The squad had been practising many hours a week for months to get to this point. They were up against a tough team, but they had the belief, conviction and the appetite to win. The determination was written on every single swimmer's face. As the routine started, it was clear that these women were headed for glory. The tension grew as the music played and eventually reached its climax. When the last figure was executed, there was no holding back. The crowd got up from their seats and started cheering. It was clear that the routine was absolutely perfect. Throughout the routine, all of the swimmers had been perfectly Synchronized by AnnaMaria Jackson-Phelps and Amelie Le-Roche from Zerua Games.
Yes, the excitement that my introductory paragraph alludes to does come through when you play this team game all about synchronized swimming. I think it's really clever how a relatively simple card game can evoke really strong emotions of excitement. After all, the game really is all about remembering a sequence of cards.
In Synchronized, two teams compete against each other, trying to be the best swimming team at the end of four competitions. Every competition consists of each team shuffling their deck of poses and dealing out a certain number of cards, depending on the difficulty. Both teams will have different routines to remember and they all can take as long as they like to memorize the sequence, but as soon as one team blows the whistle, both teams have to turn all of their pose cards face down.
Then the second deck, which contains the same poses as the first deck, is shuffled and dealt out equally between the teams' members. So each team will have the right cards that are in the face down sequence of poses, but there will also be additional cards. It's now up to the team members to play a matching pose below the face down sequence. Players aren't allowed to help each other and cards are played face down, so it's not necessarily clear if a team member has played the right card in the right location.
Once both teams are done, they reveal the sequence from left to right, turning over the pose that they had to memorize in the first phase as well as the card that they played in the second phase. If there is a match, they get one point. If all cards are a match, then they get an extra point.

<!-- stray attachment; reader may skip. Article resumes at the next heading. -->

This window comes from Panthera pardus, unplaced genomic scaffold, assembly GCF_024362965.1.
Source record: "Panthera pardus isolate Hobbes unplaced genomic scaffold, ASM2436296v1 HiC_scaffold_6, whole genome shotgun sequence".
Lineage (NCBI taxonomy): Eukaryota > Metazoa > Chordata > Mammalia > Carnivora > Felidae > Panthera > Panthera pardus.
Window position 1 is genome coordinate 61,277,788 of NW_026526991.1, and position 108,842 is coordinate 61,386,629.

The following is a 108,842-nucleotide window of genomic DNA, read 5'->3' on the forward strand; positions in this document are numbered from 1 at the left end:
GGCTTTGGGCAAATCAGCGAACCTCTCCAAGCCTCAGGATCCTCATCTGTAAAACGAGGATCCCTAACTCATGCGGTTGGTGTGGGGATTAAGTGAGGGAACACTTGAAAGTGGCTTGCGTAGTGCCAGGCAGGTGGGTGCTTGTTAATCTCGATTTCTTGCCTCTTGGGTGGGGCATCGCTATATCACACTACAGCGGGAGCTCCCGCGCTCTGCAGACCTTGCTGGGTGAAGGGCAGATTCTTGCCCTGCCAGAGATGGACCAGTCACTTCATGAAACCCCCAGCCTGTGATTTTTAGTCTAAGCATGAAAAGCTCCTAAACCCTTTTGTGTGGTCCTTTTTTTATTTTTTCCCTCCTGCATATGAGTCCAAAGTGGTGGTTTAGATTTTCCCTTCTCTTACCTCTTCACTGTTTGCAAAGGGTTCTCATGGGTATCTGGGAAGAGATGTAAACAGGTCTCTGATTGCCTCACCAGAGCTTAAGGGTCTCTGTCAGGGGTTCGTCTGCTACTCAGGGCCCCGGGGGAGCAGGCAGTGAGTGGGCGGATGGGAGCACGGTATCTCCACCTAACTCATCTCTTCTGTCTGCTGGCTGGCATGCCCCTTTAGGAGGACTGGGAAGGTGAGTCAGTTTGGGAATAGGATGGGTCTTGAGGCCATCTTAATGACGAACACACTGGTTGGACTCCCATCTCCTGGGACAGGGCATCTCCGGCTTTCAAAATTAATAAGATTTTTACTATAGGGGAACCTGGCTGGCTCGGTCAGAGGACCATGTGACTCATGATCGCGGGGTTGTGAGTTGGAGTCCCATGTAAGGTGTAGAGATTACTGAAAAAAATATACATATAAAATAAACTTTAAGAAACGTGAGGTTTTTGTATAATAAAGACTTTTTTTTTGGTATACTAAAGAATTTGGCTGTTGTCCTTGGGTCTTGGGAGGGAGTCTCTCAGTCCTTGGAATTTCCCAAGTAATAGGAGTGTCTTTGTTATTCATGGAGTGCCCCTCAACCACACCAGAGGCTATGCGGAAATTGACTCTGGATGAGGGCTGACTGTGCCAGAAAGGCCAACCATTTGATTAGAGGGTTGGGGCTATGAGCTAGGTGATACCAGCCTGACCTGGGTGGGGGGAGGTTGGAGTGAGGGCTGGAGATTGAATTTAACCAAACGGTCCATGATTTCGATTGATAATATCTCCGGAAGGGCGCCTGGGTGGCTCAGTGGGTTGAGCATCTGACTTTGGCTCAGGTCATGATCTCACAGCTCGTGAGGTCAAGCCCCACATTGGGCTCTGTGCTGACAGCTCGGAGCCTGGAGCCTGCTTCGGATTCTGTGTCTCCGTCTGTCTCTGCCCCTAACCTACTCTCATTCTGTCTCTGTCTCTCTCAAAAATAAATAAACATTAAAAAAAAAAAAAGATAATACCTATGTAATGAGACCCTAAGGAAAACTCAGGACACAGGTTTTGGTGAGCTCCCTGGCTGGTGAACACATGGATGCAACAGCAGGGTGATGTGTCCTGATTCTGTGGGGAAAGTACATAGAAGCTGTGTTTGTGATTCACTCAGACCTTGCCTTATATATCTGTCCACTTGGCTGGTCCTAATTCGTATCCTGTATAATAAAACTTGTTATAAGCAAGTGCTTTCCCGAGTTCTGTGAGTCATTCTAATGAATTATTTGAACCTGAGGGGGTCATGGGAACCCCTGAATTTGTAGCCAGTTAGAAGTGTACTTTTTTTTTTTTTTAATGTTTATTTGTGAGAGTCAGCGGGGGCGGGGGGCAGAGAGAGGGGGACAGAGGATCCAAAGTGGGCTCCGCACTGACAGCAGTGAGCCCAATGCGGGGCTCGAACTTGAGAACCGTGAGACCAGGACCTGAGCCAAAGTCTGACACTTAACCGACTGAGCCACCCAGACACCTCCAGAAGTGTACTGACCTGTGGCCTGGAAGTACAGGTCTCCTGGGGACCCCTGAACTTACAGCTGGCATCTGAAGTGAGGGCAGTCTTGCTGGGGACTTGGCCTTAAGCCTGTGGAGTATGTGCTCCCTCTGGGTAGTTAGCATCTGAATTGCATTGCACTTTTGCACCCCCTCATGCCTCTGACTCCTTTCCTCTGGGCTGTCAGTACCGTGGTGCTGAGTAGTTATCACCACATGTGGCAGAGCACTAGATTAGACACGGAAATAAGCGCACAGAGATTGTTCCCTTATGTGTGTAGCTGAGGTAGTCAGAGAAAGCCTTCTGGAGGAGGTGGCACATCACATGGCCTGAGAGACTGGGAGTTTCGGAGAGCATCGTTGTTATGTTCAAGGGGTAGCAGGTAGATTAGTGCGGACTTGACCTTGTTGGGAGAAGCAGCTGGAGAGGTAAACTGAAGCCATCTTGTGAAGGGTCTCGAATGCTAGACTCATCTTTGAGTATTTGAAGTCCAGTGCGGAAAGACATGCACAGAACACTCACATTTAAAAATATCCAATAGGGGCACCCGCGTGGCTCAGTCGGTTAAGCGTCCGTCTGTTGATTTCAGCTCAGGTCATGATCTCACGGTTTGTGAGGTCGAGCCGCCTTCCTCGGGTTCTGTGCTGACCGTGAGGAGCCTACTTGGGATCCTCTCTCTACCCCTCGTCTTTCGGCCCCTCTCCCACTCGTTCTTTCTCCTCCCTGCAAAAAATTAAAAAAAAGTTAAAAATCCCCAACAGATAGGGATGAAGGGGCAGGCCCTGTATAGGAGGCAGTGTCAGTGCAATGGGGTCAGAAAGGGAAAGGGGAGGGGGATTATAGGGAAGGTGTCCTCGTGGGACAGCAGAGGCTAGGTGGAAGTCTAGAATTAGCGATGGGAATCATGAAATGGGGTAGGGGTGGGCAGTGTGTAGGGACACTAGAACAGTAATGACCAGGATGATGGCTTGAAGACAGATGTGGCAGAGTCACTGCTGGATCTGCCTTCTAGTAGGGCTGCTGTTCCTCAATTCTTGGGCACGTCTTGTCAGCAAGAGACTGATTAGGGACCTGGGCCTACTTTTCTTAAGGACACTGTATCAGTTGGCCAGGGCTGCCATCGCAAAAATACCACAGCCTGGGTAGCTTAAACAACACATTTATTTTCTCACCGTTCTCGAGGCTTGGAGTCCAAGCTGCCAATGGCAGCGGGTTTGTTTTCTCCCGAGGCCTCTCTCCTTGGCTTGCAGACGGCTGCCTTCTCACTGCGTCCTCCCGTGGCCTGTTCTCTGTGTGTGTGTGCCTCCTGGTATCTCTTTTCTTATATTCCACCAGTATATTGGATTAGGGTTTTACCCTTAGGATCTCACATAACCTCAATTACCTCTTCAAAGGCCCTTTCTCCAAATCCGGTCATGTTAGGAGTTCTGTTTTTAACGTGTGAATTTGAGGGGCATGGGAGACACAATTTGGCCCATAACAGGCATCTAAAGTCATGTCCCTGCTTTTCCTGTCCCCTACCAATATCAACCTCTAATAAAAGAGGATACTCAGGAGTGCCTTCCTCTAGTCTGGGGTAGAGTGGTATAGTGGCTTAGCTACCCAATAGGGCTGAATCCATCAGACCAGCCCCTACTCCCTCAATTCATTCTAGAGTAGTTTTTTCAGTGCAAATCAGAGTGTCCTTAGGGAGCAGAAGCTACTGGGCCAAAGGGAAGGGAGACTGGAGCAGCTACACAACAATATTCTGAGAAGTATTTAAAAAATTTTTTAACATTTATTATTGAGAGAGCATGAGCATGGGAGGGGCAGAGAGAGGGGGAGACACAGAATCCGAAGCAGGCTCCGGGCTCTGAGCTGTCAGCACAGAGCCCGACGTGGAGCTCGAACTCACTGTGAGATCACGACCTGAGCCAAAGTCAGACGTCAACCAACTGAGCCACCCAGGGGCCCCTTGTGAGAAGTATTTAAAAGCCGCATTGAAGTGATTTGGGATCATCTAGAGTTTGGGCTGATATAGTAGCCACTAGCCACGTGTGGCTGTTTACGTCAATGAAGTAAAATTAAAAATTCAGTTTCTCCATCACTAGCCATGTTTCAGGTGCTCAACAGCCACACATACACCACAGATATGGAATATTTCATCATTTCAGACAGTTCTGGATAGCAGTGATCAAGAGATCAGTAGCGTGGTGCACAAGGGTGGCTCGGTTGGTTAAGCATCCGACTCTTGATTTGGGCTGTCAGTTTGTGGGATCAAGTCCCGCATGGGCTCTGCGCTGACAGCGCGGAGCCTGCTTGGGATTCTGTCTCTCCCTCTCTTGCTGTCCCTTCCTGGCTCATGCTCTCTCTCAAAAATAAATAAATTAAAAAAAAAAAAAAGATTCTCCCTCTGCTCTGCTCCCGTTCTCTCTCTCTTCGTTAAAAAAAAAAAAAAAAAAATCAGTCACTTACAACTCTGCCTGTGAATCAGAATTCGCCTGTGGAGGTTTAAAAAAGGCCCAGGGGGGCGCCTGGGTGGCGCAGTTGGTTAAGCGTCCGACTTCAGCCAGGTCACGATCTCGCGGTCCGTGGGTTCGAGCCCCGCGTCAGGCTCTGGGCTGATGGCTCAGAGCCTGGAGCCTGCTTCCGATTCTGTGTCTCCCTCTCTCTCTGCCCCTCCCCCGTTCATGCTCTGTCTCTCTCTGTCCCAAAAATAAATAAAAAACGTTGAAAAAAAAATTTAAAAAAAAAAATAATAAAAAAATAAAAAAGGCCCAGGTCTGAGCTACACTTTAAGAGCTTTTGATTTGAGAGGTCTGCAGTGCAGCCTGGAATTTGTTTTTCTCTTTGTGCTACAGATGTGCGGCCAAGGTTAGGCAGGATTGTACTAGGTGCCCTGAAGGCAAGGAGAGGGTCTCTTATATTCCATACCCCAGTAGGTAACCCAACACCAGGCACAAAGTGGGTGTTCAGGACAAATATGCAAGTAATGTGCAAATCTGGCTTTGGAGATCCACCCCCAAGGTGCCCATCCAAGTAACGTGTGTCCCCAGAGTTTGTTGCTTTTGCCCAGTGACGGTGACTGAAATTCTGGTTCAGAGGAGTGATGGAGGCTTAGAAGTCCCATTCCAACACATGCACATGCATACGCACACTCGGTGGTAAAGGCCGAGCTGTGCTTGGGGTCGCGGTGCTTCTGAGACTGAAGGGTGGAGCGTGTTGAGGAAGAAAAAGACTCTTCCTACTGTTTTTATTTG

The problem is, that many of the poses are very similar. One pose might be a leg kick to the left, while the other is a leg kick to the right. It's really easy to believe you've got the right card and play it, but find you've not got a perfect match. It's also very easy to forget the exact location of a pose or switch two poses around. Once a team makes one mistake, the rest of the routine starts to fall apart too - just like it would in a real swimming competition.
Also, every round gets harder as the routines the teams are trying to remember get longer. Executing a perfect performance is definitely not easy and gets more difficult with each competition. So when a team does manage to match all poses perfectly in the last round, it's really amazing.
Now you would think that someone with good memory should be better at Synchronized. That's true in a two-player game, but when you play with four or more players, it's no longer that simple. After all, the player with good memory won't have all the cards for the current routine and they're not allowed to help their teammates. Suddenly, it's all about working together as a team and trying to achieve the best routine that's possible.
As you can imagine, Synchronized gets better, the more players take part. I played this game just with my wife and it was a lot of fun, but when we played it with our neighbours, as a four-player game, it was much more enjoyable. Even though you can't help your teammates, you're allowed to suggest that you think you have the card for a certain position in the sequence in your hand or that you don't think you have that card, as long as you don't say exactly what pose you mean. It feels much more of a team effort when it's more than just two players.
You can also play it with an odd number of players by the way and it works really well. So don't worry if you don't have an even number of players. Nobody has to sit it out and just watch.
There are a few more mechanisms in the game, like the "round" cards, that can give a team more points for specific things or that decide how a round is played, affecting the difficulty level in a certain way. There are also so-called "water" tokens that allow you to "buy" certain actions that might help you execute the perfect routine.
Overall, the game is really well designed and the illustrations by Amelie Le-Roche are spot on. They're kept relatively simple, so you can focus on the poses and aren't distracted by unnecessary visual clues. It's spot on. I also love that the box is transformed into a scoreboard where you record the scores for each round using a dry-erase marker.
The whole game also basically just consists of decks of cards and some tokens. It is pretty easy to explain and also plays relatively quickly. The game comes in a small box that you can easily take with you, so it ticks a lot of boxes for me. Add to that the fact that the game was created by an all-female team. So, go and buy it now, then dip your toes in the water and try and get your team to be fully Synchronized.